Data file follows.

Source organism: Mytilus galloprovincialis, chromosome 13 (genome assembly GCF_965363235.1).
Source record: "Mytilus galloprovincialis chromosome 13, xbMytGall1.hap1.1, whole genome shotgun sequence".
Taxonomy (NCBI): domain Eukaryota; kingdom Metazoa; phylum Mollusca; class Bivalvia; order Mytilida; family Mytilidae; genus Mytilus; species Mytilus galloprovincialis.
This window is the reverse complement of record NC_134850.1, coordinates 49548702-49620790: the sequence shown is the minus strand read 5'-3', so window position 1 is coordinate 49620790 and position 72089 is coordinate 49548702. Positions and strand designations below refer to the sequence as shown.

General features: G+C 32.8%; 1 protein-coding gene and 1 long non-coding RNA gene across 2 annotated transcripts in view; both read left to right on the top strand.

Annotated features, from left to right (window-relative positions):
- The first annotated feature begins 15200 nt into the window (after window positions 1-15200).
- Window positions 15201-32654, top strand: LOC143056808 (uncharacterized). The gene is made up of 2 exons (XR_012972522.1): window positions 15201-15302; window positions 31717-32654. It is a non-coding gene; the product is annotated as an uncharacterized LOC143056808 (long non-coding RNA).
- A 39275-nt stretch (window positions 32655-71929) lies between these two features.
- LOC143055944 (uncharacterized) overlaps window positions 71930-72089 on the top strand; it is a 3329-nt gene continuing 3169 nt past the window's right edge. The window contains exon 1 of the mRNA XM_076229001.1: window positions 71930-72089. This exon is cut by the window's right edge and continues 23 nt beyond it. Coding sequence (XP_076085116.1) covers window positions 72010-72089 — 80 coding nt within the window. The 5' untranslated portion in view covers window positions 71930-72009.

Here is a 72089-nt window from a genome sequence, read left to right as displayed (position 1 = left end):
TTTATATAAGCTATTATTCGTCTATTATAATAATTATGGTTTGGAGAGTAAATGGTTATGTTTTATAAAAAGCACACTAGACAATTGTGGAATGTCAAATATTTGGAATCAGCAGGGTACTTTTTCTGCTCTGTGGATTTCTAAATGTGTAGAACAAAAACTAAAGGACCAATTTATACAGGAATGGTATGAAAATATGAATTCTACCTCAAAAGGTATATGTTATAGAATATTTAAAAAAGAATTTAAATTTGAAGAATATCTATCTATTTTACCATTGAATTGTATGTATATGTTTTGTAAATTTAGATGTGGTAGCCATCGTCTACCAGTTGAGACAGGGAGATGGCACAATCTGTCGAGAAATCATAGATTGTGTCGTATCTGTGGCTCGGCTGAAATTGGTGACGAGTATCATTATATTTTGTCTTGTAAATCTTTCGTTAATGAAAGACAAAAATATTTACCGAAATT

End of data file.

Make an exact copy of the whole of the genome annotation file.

Source organism: Mytilus galloprovincialis, chromosome 13 (genome assembly GCF_965363235.1).
Source record: "Mytilus galloprovincialis chromosome 13, xbMytGall1.hap1.1, whole genome shotgun sequence".
Taxonomy (NCBI): domain Eukaryota; kingdom Metazoa; phylum Mollusca; class Bivalvia; order Mytilida; family Mytilidae; genus Mytilus; species Mytilus galloprovincialis.
This window is the reverse complement of record NC_134850.1, coordinates 49548702-49620790: the sequence shown is the minus strand read 5'-3', so window position 1 is coordinate 49620790 and position 72089 is coordinate 49548702. Positions and strand designations below refer to the sequence as shown.

General features: G+C 32.8%; 1 protein-coding gene and 1 long non-coding RNA gene across 2 annotated transcripts in view; both read left to right on the top strand.

Annotated features, from left to right (window-relative positions):
- The first annotated feature begins 15200 nt into the window (after window positions 1-15200).
- Window positions 15201-32654, top strand: LOC143056808 (uncharacterized). The gene is made up of 2 exons (XR_012972522.1): window positions 15201-15302; window positions 31717-32654. It is a non-coding gene; the product is annotated as an uncharacterized LOC143056808 (long non-coding RNA).
- A 39275-nt stretch (window positions 32655-71929) lies between these two features.
- LOC143055944 (uncharacterized) overlaps window positions 71930-72089 on the top strand; it is a 3329-nt gene continuing 3169 nt past the window's right edge. The window contains exon 1 of the mRNA XM_076229001.1: window positions 71930-72089. This exon is cut by the window's right edge and continues 23 nt beyond it. Coding sequence (XP_076085116.1) covers window positions 72010-72089 — 80 coding nt within the window. The 5' untranslated portion in view covers window positions 71930-72009.

Here is a 72089-nt window from a genome sequence, read left to right as displayed (position 1 = left end):
TTTATATAAGCTATTATTCGTCTATTATAATAATTATGGTTTGGAGAGTAAATGGTTATGTTTTATAAAAAGCACACTAGACAATTGTGGAATGTCAAATATTTGGAATCAGCAGGGTACTTTTTCTGCTCTGTGGATTTCTAAATGTGTAGAACAAAAACTAAAGGACCAATTTATACAGGAATGGTATGAAAATATGAATTCTACCTCAAAAGGTATATGTTATAGAATATTTAAAAAAGAATTTAAATTTGAAGAATATCTATCTATTTTACCATTGAATTGTATGTATATGTTTTGTAAATTTAGATGTGGTAGCCATCGTCTACCAGTTGAGACAGGGAGATGGCACAATCTGTCGAGAAATCATAGATTGTGTCGTATCTGTGGCTCGGCTGAAATTGGTGACGAGTATCATTATATTTTGTCTTGTAAATCTTTCGTTAATGAAAGACAAAAATATTTACCGAAATT